$$ \begin{aligned} K_4 &= F_i + h \frac{\partial F_i}{\partial Y_j} \left( F_j + \frac{h}{2} \frac{\partial F_j}{\partial Y_k} F_k + \frac{h^2}{4} \frac{\partial F_j}{\partial Y_k} \frac{\partial F_k}{\partial Y_l} F_l + \frac{h^2}{8} \frac{\partial^2 F_j}{\partial Y_k \partial Y_l} F_k F_l \right) + \frac{h^2}{2} \frac{\partial^2 F_i}{\partial Y_j \partial Y_k} \left(F_j + \frac{h}{2} \frac{\partial F_j}{\partial Y_l} F_l\right) \left(F_k + \frac{h}{2} \frac{\partial F_k}{\partial Y_l} F_l\right) + \frac{h^3}{6} \frac{\partial^3 F_i}{\partial Y_j \partial Y_k \partial Y_l} F_j F_k F_l + O(h^4) = \\ &= F_i + h \frac{\partial F_i}{\partial Y_j} F_j + \frac{h^2}{2} \frac{\partial F_i}{\partial Y_j} \frac{\partial F_j}{\partial Y_k} F_k + \frac{h^2}{2} \frac{\partial^2 F_i}{\partial Y_j \partial Y_k} F_j F_k + \frac{h^3}{4} \frac{\partial F_i}{\partial Y_j} \frac{\partial F_j}{\partial Y_k} \frac{\partial F_k}{\partial Y_l} F_l + \frac{h^3}{8} \frac{\partial F_i}{\partial Y_j} \frac{\partial^2 F_j}{\partial Y_k \partial Y_l} F_k F_l + \frac{h^3}{2} \frac{\partial^2 F_i}{\partial Y_j \partial Y_k} F_j \frac{\partial F_k}{\partial Y_l} F_l + \frac{h^3}{6} \frac{\partial^3 F_i}{\partial Y_j \partial Y_k \partial Y_l} F_j F_k F_l + O(h^4). \end{aligned} $$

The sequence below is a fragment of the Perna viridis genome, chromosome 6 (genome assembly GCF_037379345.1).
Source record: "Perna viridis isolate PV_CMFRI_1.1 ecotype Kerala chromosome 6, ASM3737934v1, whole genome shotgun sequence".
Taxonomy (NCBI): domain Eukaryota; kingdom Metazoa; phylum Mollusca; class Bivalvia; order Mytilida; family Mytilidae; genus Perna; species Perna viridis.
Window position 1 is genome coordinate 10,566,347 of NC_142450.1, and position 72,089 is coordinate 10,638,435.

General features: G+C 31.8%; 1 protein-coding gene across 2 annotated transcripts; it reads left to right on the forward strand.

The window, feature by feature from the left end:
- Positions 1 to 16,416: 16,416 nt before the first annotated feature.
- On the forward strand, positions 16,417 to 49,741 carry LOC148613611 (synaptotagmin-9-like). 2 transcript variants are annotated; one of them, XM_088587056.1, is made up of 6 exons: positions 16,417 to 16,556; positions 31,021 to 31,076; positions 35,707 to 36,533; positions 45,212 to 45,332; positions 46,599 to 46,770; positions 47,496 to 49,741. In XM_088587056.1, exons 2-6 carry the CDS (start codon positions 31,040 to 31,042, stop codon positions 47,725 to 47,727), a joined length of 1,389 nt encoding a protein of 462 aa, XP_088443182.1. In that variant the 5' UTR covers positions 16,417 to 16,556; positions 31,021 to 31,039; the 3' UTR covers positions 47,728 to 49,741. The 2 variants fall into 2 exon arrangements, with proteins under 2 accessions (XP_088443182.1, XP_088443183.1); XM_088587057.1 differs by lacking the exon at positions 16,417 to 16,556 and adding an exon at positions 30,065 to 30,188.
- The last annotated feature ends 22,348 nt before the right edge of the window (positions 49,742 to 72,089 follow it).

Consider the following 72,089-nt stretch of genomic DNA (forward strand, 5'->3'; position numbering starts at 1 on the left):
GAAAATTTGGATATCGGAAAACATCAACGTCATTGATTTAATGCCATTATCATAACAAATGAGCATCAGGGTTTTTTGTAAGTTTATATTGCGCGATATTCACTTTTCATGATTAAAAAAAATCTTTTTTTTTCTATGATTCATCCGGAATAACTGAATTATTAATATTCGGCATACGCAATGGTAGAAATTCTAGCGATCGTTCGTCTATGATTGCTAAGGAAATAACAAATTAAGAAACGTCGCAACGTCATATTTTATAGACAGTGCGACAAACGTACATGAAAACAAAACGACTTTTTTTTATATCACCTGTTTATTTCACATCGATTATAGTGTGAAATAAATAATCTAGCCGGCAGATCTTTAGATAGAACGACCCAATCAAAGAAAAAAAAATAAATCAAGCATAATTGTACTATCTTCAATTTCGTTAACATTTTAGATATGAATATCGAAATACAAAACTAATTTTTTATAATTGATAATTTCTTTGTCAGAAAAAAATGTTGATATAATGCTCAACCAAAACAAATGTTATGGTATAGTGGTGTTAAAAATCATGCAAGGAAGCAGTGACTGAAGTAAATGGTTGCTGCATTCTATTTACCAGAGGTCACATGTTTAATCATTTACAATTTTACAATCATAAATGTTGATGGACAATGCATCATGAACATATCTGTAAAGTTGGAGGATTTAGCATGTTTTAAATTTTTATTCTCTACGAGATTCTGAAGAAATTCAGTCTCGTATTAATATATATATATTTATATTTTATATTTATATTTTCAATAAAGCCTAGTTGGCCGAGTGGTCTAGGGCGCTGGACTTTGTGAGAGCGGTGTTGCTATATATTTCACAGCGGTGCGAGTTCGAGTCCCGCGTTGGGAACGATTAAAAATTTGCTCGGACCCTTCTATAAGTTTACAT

Step 3. I'm going to make a table with all the expansion coefficients we have: